DH would love her to, but doesn't want to cause friction with his ex. I understand this, but sometimes think he's being a bit spineless on his DC's behalf. I think they'd prefer the lead to come from him, but DH has kind of left the ball in DSC's court. Their battle for them to fight.

I'm wondering too whether splitting the week in half so they still spend 2 or 3 weekday nights a week at their mum's would work?

But the money, and risk that DH's ex feels she's lost her role are both a minefield. I'm also unsure how I'd feel about it - DSD is lovely and DSS's no trouble either really but I do quite like the time with just my own DC.

How old is your DSS OP?

Sethspeaks Fri 30-Jan-15 09:38:22

I think you could be jumping the gun a bit here with thinking ahead to him being permanently resident. if i am reading it right, they are with you as she has had an operation, and now that's been extended as her recovery period has needed to be a bit longer. They'll be going back as soon as she is better.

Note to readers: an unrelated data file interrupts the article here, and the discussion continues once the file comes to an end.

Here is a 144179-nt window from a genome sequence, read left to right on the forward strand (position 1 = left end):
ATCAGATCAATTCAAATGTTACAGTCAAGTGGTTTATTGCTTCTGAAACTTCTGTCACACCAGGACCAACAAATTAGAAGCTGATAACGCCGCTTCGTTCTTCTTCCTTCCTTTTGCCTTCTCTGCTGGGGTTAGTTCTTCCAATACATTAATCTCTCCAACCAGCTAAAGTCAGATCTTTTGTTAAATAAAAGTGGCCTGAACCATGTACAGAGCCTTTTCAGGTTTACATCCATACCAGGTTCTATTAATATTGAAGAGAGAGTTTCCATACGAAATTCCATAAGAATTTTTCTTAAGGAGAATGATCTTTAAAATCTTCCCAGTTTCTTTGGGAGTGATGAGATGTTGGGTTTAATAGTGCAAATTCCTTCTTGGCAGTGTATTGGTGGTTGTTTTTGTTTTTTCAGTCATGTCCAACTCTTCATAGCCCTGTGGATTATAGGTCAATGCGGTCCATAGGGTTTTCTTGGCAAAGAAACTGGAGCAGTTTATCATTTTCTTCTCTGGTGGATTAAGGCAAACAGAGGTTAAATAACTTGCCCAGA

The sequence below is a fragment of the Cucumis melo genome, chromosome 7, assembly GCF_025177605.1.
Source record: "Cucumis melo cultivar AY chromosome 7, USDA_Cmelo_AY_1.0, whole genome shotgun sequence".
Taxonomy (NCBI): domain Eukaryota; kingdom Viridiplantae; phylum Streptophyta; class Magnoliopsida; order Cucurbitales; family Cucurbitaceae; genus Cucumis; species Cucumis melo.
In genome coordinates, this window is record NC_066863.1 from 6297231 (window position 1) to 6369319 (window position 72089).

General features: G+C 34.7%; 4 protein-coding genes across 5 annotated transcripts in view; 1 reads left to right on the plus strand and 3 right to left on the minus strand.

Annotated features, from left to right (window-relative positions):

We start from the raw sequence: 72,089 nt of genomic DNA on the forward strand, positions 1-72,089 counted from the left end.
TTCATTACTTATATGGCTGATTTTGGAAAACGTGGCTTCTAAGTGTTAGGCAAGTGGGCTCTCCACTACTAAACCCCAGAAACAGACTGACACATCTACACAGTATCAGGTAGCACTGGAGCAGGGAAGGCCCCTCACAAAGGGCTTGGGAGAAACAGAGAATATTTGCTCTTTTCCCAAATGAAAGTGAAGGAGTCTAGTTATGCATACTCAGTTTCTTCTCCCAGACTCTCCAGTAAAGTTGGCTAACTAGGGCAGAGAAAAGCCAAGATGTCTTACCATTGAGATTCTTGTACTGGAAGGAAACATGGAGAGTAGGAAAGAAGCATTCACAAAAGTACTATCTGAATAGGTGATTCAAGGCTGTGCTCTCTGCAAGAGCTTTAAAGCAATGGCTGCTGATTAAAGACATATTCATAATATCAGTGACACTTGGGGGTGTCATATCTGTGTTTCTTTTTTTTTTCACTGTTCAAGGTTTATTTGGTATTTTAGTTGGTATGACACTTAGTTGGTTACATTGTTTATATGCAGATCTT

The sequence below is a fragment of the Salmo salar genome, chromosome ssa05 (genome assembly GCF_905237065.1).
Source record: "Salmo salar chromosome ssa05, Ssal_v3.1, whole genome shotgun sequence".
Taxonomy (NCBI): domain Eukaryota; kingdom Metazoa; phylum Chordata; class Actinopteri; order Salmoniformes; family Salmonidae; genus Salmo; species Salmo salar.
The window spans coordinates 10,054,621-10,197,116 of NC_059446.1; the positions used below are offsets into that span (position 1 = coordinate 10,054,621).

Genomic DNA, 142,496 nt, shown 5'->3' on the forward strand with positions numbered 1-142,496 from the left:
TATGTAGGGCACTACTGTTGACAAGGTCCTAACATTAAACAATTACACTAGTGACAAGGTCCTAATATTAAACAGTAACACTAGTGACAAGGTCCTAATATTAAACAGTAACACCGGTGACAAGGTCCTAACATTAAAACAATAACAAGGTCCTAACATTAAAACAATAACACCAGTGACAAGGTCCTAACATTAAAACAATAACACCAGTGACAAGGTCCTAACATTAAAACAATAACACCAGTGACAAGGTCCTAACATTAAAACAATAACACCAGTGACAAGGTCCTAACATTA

captainproton Fri 30-Jan-15 09:56:39

Hi yellowdaisies, he is nearly 14. And maybe I am jumping the gun, but if her recovery period keeps getting pushed back I am also worried that her employers (she works part-time in 2 jobs) will lose patience with her. They are often late to work/school according to DSS. I just think their whole arrangement for keeping DSS in that school was always a bit silly. You just need some bad traffic on the M25 and you can be stuck for hours.

I am sure he will go back to his mum's but I don't think he is going to like going back to 0530 starts and sitting in traffic jams everyday. Even if DSS opts to spend just part of the week here, that will impact on her CM and this too is a minefield.

captainproton Fri 30-Jan-15 10:03:59